There is Fall pruning and clean-up in the garden, especially now that the leaves are falling. There has been baseball darn near every night, but that ended with the awful showing of the Dodgers (Gaaa!).
I’ve either been busy or not in the mood to read. I said a week or two ago I’d read short stories, and I have been, but they are oldies, so – if I ever manage to finish a collection or anthology, I’m trying to save them for Friday forgotten.
So for various reasons, I have, once again, nothing to share for my current reading post. Sorry.
Meanwhile, what are you reading?
Glad I live in a apartment. Did more than enough yard work growing up. Hate raking leaves.
Reading The Devil In the Marshalsea, a historical novel by Antonia Hodgson. It takes place in a debtors prison in London in 1727. Not a fun place by any stretch of the imagination. Reads very well. Also read Face It, Debbie Harry’s autobiography. It was okay.
I may have said last week, I prefer to listen to Blondie than read her book. I did yard work as a kid too, but we do love our garden. It’s just that as we age (both in 70’s) there are some tasks that are getting pretty difficult.
Another slow reading week for me, also.
I finished F. Paul Wilson’s DYDEETOWN WORLD. Despite its many faults it turned out to be a fairly entertaining novel and was my FFB this week. I followed that with Wilson’s THE TERY, a much better — albeit more predictable — novel in the same series. I’m currently working my way through his AN ENEMY OF THE STATE, the first book chronologically in the loose series and the third published. This one was elected to the Prometheus Hall of Fame by the Libertarian Futurist Society and its die-hard libertarian point of view is a little off-putting. Don’t most people outgrow libertarianism by their sophomore year of college?
The only other book I read this week was THE FACE OF THE EARTH AN OTHER IMAGININGS, a collection of very early stories, essays, and articles by Algernon Blackwood, many of which have never been reprinted. This was a Stark House publication edited by Mike Ashley, all very minor stuff but a great treat for Blackwood fans.
It’s been a blessedly quiet week here — the type of week where the most excitement would be if the general store got a new bacon slicer…if we had a general store and if bacon slicers were a thing. This week promises to be equally quiet; we will be stopping by for a factory recall on the airbags of our ten-year-old car, though. Exciting times, eh?
Have a great week, Rick!
We did the recall on the airbags for our Subaru, last Summer. It was no big deal, just a slight inconvenience. A quiet week is a good week, I say.
I did the Subaru airbag thing last year too.
Fortunately, I don’t have to rake leaves. However, like a child (or so my wife says), I still love to walk through them and listen to the sound.
I read the latest (#30) of Archer Mayor’s Joe Gunther Vermont series, BOMBER’S MOON. Once again, Mayor changes things up, as Joe’s team gives some of their on screen (so to speak) time to new characters, a young reporter (daughter of Joe’s girlfriend) and a PI. All his books are worth your time.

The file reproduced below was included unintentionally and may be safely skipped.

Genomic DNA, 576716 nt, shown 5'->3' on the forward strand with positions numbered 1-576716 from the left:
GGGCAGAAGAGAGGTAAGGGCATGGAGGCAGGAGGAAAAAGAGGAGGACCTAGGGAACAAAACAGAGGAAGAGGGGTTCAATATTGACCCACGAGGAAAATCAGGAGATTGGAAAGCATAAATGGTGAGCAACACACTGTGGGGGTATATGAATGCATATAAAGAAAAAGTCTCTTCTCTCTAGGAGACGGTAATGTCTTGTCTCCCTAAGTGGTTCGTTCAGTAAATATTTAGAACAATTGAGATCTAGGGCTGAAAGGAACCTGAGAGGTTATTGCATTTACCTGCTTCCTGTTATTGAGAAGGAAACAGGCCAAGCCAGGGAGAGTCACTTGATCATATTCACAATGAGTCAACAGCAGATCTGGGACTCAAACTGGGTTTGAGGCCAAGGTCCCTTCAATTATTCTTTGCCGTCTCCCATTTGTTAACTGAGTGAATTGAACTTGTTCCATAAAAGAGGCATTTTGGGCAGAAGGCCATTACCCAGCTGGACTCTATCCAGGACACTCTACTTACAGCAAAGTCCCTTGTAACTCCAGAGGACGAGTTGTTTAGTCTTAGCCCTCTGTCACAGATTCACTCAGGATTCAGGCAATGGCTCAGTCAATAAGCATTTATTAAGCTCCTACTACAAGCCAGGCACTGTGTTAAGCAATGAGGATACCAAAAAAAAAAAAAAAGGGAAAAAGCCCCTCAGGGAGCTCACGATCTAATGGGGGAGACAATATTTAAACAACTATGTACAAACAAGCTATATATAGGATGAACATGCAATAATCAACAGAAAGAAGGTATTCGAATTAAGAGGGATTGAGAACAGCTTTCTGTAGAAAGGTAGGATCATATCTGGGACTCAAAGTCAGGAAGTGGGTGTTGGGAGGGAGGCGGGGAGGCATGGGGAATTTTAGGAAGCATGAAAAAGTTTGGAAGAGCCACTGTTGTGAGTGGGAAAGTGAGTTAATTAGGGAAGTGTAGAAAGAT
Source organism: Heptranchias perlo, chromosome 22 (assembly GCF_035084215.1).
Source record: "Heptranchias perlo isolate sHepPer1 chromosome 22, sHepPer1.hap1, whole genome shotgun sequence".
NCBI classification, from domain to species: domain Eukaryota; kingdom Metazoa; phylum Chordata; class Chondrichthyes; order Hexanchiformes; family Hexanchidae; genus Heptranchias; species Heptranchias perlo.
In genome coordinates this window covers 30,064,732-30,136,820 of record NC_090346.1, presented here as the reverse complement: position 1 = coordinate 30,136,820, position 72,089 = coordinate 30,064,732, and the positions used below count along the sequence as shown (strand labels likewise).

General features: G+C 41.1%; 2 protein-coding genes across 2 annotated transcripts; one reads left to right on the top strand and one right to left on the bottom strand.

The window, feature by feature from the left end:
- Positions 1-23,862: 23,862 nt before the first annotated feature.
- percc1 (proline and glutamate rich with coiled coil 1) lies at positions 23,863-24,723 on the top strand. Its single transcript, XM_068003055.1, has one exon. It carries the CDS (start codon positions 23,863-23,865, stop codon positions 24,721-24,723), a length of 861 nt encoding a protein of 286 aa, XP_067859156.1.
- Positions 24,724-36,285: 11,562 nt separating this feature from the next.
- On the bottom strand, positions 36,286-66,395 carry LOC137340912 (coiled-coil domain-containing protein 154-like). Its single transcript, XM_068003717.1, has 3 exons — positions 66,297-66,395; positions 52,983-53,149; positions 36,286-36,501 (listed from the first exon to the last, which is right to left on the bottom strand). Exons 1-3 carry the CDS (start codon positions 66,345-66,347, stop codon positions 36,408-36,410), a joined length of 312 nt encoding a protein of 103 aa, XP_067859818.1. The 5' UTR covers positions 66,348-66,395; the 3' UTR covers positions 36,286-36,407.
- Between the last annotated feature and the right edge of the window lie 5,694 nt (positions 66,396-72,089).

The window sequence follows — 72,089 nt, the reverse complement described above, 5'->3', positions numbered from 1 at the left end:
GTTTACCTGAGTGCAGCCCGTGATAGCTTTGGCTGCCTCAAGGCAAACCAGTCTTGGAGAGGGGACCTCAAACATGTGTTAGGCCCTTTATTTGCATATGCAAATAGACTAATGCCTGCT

Short stories? I’m still reading and enjoying THE BEST OF MANHUNT. My short story reading has slowed down a lot in the last few weeks, though I still read at least one a day.
Patti Abbott reviewed Tom Rachman’s first novel, THE IMPERFECTIONISTS, a couple of weeks ago. At first I was sure I’d read it, but turns out I had only started it before having to return it to the library. So I took it out again, and this time raced through it quickly. It is, basically, a series of interlocking stories about the people who work at (or, in one case, just read) an English language newspaper in Rome, now near closure after 50 years. The stringers, the editor, the publisher, reporters, each get a chapter, Very well written and worth your time.
Not sure what I will read next, I have three or four library books, and I’ve downloaded a couple more, including Viet Thanh Nguyen’s Pulitzer Prize-winning THE SYMPATHIZER. We’ll see.
I’m still reading that MANHUNT anthology, and finding it slow going, as not all the stories catch my fancy. I’m also reading another book of shorts, which, if I cannot through it, will be my Friday book this week.
Like Steve, I despise yard work in all forms, especially raking leaves. I spent my time more productively reading William Goldman’s scripts to many of his famous movies: BUTCH CASSIDY AND THE SUNDANCE KID, HARPER, ALL THE PRESIDENT’S MEN, THE PRINCESS BRIDE, etc.
Well, George, some of us really like getting out in the garden. We have a leaf blower, so that part is easy, though they still have to be bagged up. We use some for compost, but the rest go to the compost bin the city picks up.
I saw your post and enjoyed it.
Hey, I think I disappeared. Reading THE BODY IN QUESTION (Jill Ciment) about two jurors on a murder trial. Seems good so far.